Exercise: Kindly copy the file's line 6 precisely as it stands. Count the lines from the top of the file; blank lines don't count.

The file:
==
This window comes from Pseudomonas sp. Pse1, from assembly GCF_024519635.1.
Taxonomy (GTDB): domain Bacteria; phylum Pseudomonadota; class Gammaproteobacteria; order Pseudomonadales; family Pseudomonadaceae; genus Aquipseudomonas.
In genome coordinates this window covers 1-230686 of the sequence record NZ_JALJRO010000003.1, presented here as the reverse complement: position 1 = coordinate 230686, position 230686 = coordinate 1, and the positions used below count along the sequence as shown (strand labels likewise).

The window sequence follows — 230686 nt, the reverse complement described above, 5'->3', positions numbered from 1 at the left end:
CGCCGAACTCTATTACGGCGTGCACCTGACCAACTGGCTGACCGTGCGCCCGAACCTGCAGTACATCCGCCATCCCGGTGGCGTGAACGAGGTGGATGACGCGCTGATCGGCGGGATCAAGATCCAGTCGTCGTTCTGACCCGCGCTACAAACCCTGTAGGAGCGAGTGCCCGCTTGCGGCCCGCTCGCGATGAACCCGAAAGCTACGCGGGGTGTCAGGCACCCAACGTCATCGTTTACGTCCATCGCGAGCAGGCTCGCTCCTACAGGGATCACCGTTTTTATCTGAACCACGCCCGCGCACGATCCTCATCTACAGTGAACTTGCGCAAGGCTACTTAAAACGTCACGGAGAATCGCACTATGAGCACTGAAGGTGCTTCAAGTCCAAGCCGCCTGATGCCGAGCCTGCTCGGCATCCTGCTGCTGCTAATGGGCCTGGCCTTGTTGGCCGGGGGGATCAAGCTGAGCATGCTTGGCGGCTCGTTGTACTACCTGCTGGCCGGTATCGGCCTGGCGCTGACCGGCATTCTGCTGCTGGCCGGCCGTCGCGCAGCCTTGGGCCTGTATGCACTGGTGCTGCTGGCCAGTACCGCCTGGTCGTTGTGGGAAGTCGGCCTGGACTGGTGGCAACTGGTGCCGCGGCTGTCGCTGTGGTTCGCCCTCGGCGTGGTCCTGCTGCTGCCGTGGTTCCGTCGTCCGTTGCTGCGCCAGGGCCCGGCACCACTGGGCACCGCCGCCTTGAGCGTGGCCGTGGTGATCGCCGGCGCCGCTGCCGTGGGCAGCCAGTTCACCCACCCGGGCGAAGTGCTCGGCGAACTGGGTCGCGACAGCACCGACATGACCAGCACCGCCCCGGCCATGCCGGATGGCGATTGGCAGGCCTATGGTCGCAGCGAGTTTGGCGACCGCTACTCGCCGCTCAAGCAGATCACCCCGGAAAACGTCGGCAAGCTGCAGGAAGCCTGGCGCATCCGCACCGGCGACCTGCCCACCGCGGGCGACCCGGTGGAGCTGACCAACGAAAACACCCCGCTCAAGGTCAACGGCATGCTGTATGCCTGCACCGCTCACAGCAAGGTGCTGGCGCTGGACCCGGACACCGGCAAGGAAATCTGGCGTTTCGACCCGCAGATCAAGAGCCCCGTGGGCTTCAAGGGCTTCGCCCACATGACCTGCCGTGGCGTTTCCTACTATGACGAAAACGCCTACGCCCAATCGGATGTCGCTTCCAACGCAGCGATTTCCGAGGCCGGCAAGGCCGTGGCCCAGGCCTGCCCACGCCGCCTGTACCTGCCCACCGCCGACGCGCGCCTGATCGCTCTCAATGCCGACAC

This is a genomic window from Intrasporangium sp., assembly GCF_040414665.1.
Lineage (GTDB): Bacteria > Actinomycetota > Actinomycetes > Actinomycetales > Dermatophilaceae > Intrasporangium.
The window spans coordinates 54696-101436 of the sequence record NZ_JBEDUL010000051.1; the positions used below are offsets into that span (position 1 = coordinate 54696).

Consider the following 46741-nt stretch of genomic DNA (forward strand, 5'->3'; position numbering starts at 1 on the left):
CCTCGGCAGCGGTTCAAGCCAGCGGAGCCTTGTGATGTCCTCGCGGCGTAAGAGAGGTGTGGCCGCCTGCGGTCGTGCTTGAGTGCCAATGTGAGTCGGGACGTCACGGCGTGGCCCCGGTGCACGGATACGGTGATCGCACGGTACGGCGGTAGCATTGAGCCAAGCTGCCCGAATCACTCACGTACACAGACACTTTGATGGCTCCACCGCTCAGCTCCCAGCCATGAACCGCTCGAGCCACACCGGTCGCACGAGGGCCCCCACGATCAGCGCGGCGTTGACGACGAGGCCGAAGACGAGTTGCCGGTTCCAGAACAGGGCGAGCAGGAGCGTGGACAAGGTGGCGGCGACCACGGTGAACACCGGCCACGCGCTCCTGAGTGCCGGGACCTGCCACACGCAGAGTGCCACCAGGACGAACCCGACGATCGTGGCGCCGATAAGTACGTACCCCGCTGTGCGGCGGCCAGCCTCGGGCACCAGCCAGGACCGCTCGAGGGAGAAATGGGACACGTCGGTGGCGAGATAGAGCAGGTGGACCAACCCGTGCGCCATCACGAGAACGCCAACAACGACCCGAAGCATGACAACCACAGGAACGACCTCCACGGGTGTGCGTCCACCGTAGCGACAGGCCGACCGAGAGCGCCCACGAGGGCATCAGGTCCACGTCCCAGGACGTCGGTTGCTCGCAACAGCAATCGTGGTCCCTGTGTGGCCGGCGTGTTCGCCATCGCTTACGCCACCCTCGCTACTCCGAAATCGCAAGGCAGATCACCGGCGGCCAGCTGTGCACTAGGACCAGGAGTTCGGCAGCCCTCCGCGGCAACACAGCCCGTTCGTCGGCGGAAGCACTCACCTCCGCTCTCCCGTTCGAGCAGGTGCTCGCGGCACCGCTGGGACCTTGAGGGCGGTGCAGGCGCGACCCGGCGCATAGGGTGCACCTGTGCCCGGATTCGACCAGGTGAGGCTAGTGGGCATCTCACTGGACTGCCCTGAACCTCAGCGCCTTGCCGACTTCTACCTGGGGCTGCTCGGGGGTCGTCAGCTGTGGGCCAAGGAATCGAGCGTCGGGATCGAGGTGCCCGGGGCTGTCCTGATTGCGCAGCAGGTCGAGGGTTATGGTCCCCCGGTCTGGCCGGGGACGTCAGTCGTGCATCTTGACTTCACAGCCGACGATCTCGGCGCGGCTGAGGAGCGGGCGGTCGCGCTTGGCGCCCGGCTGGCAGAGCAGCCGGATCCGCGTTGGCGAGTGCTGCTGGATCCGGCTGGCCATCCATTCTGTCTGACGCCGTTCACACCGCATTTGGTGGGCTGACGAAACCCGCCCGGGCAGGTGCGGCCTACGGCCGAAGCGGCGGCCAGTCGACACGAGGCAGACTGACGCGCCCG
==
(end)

This is a genomic window from Intrasporangium sp., assembly GCF_040414665.1.